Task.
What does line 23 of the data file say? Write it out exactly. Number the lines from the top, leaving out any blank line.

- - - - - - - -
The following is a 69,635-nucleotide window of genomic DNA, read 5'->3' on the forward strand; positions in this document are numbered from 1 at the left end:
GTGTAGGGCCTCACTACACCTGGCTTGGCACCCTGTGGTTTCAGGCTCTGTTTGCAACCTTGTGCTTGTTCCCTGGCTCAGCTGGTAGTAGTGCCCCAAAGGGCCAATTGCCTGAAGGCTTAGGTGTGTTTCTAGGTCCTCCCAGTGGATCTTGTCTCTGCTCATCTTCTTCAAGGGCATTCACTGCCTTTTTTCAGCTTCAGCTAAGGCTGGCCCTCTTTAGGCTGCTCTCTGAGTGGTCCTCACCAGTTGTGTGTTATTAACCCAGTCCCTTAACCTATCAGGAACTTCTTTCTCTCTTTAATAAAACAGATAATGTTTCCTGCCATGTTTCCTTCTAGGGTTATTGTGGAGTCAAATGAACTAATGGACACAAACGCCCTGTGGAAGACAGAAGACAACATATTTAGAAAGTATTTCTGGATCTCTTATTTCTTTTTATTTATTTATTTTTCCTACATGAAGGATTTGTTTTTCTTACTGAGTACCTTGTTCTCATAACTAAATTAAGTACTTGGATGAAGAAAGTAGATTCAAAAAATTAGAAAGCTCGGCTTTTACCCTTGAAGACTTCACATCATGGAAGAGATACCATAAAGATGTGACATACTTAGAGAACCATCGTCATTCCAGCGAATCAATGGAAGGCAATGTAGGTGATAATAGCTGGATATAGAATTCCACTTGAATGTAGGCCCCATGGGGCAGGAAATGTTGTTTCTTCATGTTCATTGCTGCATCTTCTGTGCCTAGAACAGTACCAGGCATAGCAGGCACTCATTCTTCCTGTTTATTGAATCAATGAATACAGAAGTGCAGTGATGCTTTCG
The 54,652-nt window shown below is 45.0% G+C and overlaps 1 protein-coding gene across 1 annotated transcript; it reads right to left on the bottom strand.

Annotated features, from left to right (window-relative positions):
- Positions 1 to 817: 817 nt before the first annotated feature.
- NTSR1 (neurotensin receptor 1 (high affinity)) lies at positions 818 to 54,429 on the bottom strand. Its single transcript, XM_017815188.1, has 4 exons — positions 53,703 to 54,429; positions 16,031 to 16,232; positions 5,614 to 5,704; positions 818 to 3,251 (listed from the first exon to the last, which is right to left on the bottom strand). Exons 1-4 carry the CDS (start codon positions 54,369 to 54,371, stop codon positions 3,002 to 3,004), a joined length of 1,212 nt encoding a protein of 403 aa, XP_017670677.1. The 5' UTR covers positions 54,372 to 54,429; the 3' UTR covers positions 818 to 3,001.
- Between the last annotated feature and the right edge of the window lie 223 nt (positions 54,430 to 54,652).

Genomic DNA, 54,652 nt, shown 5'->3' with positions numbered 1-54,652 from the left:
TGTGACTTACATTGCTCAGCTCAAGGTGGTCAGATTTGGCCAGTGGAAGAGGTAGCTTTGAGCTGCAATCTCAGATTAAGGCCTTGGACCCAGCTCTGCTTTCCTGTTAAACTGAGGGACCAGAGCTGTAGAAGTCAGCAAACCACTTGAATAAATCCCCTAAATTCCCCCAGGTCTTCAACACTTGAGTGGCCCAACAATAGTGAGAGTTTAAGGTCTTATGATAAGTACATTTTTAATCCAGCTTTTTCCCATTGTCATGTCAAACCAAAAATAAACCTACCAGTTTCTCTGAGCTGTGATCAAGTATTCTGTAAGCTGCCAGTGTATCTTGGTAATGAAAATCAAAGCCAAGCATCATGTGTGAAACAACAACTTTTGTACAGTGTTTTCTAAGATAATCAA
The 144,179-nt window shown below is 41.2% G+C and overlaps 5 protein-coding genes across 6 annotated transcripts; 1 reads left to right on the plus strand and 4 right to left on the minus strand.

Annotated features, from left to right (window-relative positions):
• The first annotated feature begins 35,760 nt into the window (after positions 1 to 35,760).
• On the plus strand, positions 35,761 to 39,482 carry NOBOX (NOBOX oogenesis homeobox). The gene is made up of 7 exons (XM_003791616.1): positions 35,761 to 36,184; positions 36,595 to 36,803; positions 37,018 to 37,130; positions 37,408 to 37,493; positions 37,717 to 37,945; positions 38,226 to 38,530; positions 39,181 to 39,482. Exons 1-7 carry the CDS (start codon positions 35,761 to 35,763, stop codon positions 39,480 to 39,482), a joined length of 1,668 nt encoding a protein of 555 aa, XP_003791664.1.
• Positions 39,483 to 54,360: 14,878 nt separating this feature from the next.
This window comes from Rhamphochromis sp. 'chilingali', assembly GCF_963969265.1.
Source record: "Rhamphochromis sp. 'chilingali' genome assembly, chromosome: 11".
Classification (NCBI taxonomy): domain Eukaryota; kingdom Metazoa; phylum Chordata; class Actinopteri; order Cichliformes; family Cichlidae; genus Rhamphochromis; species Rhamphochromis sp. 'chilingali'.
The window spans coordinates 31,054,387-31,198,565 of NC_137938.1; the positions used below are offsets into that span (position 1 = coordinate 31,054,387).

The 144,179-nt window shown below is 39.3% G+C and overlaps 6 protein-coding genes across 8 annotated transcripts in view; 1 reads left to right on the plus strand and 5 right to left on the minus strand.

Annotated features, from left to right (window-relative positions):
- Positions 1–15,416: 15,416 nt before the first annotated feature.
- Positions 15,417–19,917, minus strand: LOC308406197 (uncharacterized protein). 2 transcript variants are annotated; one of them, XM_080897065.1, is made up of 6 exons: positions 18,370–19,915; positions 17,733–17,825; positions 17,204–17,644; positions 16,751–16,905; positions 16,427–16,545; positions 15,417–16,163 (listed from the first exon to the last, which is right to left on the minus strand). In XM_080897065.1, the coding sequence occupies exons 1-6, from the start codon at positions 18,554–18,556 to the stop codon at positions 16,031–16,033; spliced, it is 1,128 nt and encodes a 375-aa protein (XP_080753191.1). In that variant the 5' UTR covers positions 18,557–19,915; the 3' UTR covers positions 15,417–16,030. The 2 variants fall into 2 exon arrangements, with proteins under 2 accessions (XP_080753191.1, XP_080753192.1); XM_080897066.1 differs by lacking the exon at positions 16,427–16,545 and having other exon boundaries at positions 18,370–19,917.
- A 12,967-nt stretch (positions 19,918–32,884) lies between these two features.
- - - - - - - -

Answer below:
- A 12,967-nt stretch (positions 19,918–32,884) lies between these two features.